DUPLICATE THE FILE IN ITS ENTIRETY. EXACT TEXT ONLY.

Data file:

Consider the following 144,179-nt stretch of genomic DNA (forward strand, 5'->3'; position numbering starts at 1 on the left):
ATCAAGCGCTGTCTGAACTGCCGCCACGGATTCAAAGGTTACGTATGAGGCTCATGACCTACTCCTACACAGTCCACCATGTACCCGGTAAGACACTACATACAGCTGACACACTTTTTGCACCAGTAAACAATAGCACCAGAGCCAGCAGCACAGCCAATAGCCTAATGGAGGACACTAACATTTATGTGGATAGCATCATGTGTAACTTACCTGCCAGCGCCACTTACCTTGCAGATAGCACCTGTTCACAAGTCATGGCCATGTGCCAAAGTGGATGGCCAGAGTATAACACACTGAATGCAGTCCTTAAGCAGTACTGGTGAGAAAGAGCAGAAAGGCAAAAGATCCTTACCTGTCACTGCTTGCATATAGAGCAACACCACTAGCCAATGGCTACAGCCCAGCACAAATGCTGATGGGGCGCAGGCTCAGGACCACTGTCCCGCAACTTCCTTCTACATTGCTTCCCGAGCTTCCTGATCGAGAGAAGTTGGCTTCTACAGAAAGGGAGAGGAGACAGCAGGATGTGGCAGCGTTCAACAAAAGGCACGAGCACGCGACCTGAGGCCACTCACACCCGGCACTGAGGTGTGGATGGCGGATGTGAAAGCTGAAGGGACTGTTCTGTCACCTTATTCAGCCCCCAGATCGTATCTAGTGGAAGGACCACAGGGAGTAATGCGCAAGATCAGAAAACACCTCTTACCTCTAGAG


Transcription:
Consider the following 144,179-nt stretch of genomic DNA (forward strand, 5'->3'; position numbering starts at 1 on the left):
ATCAAGCGCTGTCTGAACTGCCGCCACGGATTCAAAGGTTACGTATGAGGCTCATGACCTACTCCTACACAGTCCACCATGTACCCGGTAAGACACTACATACAGCTGACACACTTTTTGCACCAGTAAACAATAGCACCAGAGCCAGCAGCACAGCCAATAGCCTAATGGAGGACACTAACATTTATGTGGATAGCATCATGTGTAACTTACCTGCCAGCGCCACTTACCTTGCAGATAGCACCTGTTCACAAGTCATGGCCATGTGCCAAAGTGGATGGCCAGAGTATAACACACTGAATGCAGTCCTTAAGCAGTACTGGTGAGAAAGAGCAGAAAGGCAAAAGATCCTTACCTGTCACTGCTTGCATATAGAGCAACACCACTAGCCAATGGCTACAGCCCAGCACAAATGCTGATGGGGCGCAGGCTCAGGACCACTGTCCCGCAACTTCCTTCTACATTGCTTCCCGAGCTTCCTGATCGAGAGAAGTTGGCTTCTACAGAAAGGGAGAGGAGACAGCAGGATGTGGCAGCGTTCAACAAAAGGCACGAGCACGCGACCTGAGGCCACTCACACCCGGCACTGAGGTGTGGATGGCGGATGTGAAAGCTGAAGGGACTGTTCTGTCACCTTATTCAGCCCCCAGATCGTATCTAGTGGAAGGACCACAGGGAGTAATGCGCAAGATCAGAAAACACCTCTTACCTCTAGAG